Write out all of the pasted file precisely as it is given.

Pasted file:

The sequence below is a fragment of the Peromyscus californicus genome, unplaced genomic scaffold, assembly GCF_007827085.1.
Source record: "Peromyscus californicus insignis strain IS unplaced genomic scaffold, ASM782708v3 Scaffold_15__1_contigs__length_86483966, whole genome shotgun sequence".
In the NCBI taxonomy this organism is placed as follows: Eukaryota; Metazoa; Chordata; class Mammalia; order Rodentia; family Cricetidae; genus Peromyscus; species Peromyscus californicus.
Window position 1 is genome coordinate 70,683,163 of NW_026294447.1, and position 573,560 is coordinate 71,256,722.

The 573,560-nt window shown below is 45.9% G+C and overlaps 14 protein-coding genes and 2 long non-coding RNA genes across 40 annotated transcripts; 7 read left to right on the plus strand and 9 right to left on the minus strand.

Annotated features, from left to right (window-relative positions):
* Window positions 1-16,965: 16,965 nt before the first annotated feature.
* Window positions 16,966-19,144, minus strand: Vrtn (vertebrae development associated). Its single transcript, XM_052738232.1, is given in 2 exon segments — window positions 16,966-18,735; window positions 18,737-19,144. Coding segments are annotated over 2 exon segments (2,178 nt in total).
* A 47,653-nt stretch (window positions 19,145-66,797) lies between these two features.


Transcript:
The sequence below is a fragment of the Peromyscus californicus genome, unplaced genomic scaffold, assembly GCF_007827085.1.
Source record: "Peromyscus californicus insignis strain IS unplaced genomic scaffold, ASM782708v3 Scaffold_15__1_contigs__length_86483966, whole genome shotgun sequence".
In the NCBI taxonomy this organism is placed as follows: Eukaryota; Metazoa; Chordata; class Mammalia; order Rodentia; family Cricetidae; genus Peromyscus; species Peromyscus californicus.
Window position 1 is genome coordinate 70,683,163 of NW_026294447.1, and position 573,560 is coordinate 71,256,722.

The 573,560-nt window shown below is 45.9% G+C and overlaps 14 protein-coding genes and 2 long non-coding RNA genes across 40 annotated transcripts; 7 read left to right on the plus strand and 9 right to left on the minus strand.

Annotated features, from left to right (window-relative positions):
* Window positions 1-16,965: 16,965 nt before the first annotated feature.
* Window positions 16,966-19,144, minus strand: Vrtn (vertebrae development associated). Its single transcript, XM_052738232.1, is given in 2 exon segments — window positions 16,966-18,735; window positions 18,737-19,144. Coding segments are annotated over 2 exon segments (2,178 nt in total).
* A 47,653-nt stretch (window positions 19,145-66,797) lies between these two features.